On the Repertoire CD reissue, you have the complete album, which ends with "What's Your Name" (track 9), and then you have a whole bunch of bonus cuts, all non-album singles, all the way up to 1976, where the band decided to go disco. You get "Hazy Paradise", "Mechanical Lover", the ever wonderful "Invitation" (one of my favorite non-album singles the band released) and the equally wonderful Mellotron-oriented "Memories". You also get the original single version of "Song of the Marching Children", which was released several months before the album's release, and what separates this version from the album version is Jerney Kaagman's singing sounds different. "Lost Forever" (flip side of "Storm and Thunder") and "From the End 'till the Beginning" (flip side of "Memories") are also featured. Missing here is "Tuffy the Cat" (flip side of "Love of Life"), but I guess they couldn't include that because of lack of space, thanks to all the other bonus cuts. Then they included two songs from where the band went disco, "Thanks For the Love" (1975) and "What Difference Does it Make" (1976), complete with strings, horns and hi-hats. Unfortunately Earth & Fire fell victim in the late '70s by recording increasingly commercial material, and you know it's time to run when comparisons to ABBA start surfacing (but it didn't hurt the band in terms of success, although it's understood that most prog rock fans don't usually bother with much anything they released after 1975). Regardless, this CD is a wonderful historical document, not just for the debut, a great album that shows even better things to come, but you get lots of non-album singles as well."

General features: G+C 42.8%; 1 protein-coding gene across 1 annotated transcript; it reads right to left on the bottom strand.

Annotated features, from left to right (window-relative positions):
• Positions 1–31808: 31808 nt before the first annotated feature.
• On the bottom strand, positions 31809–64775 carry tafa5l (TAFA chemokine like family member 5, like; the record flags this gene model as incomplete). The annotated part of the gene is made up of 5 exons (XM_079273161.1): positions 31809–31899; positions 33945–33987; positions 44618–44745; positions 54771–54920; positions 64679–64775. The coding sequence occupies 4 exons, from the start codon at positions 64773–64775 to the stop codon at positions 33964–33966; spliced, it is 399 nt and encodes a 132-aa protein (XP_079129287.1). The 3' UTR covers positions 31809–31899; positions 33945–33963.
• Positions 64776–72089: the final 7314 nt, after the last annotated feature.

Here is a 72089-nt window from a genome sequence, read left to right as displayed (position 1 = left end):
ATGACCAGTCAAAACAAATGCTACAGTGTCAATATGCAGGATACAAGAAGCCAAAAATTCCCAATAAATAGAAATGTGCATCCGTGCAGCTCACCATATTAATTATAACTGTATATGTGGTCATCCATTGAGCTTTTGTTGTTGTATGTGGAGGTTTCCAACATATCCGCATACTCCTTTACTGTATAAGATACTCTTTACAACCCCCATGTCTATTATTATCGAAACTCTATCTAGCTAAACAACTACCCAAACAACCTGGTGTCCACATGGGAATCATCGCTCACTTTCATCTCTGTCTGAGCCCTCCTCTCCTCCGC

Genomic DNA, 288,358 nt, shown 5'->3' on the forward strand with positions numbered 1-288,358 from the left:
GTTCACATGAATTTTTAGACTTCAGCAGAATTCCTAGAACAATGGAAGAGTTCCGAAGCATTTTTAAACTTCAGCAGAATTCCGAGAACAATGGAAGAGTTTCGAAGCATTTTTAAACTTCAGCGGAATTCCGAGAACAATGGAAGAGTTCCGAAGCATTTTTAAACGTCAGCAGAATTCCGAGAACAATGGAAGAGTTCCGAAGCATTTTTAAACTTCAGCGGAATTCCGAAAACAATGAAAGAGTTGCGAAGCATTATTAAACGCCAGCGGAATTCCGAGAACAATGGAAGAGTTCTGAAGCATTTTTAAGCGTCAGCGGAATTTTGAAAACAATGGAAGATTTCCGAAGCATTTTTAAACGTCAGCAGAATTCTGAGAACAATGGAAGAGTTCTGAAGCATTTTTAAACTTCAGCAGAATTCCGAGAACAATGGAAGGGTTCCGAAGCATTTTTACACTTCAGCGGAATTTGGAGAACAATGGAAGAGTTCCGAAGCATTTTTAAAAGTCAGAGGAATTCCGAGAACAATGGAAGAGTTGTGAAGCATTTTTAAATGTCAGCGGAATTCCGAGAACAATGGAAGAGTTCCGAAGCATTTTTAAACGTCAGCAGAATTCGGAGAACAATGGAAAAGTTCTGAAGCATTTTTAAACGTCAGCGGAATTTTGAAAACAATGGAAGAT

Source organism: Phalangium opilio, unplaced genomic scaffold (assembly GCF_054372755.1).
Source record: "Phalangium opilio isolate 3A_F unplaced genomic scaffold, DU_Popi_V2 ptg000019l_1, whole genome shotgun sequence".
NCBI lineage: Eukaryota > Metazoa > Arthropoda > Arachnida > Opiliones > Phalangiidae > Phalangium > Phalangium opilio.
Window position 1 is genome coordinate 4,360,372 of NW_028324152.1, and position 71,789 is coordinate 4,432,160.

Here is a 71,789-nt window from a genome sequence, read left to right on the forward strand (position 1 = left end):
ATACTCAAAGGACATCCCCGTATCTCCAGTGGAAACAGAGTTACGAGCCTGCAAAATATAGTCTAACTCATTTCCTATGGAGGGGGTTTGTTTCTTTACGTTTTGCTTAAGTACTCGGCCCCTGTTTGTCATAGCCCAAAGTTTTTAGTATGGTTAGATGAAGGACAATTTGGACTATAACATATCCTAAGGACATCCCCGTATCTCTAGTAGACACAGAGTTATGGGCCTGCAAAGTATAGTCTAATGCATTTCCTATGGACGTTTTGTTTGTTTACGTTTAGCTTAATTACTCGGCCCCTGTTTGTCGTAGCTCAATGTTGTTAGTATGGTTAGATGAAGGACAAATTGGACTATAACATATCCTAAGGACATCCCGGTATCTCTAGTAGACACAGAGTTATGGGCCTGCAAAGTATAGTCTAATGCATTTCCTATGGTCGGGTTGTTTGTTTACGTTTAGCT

Fun psychedelic rock from this Dutch band
Jeffrey J.Park | Massachusetts, USA | 04/03/2008
(4 out of 5 stars)
"Released in 1970 by the Dutch group Earth & Fire, this debut presents a collection of fine psychedelic pop that shows the band starting to develop their signature sound. References to groups active at the time abound and I personally heard tiny snippets of the Mamas and the Papas, Savage Rose and Jefferson Airplane amongst others. Although stylistically indebted to psychedelic rock, there are moments of subtle "progressiveness" here and there, which point in the direction the band would head in starting with the excellent Song of the Marching Children (1971).
Six of the seven tracks on the original album range in length from 3 to 5 minutes, with a single track lasting for 7:36 (Love Quiver) (which is a nice and heavy jam). One of the most distinctive features of the music is the lead vocal of (female) vocalist Jerney Kaagman - vocals are in English with a bit of an accent. Jerney has a nice style and a great sense of melody; come to think of it, bouncy, and at times, melancholy melodies are everywhere on this album. The rich vocal harmonies are also nice and add a lot to the sound. Other distinctive features include the Hammond organ playing, which assumes a very "churchy" sound at times, along with some hard-edged electric guitar tones. Overall, these guys are fine players.
This remastered effort by Repertoire is not bad at all and features informative liner notes along with decent sound quality and the original Roger Dean cover. The nine bonus tracks are good and most importantly, introduce the fantastic material off of Song of the Marching Children (albeit in edited [single] form) to folks that are new to the band.
All in all, this is a cool album of psychedelic pop that boasts some great singing by Jerney Kaagman and great melodies. Although not necessarily a representation of the group during their progressive period, the core sound was starting to take shape. The definitive "proggy" albums released by the band include Song of the Marching Children (1971) and Atlantis (1973). These albums present the short, psychedelic tunes on the debut in vastly expanded form and feature the mellotron (with string setting) in all of its melancholy glory."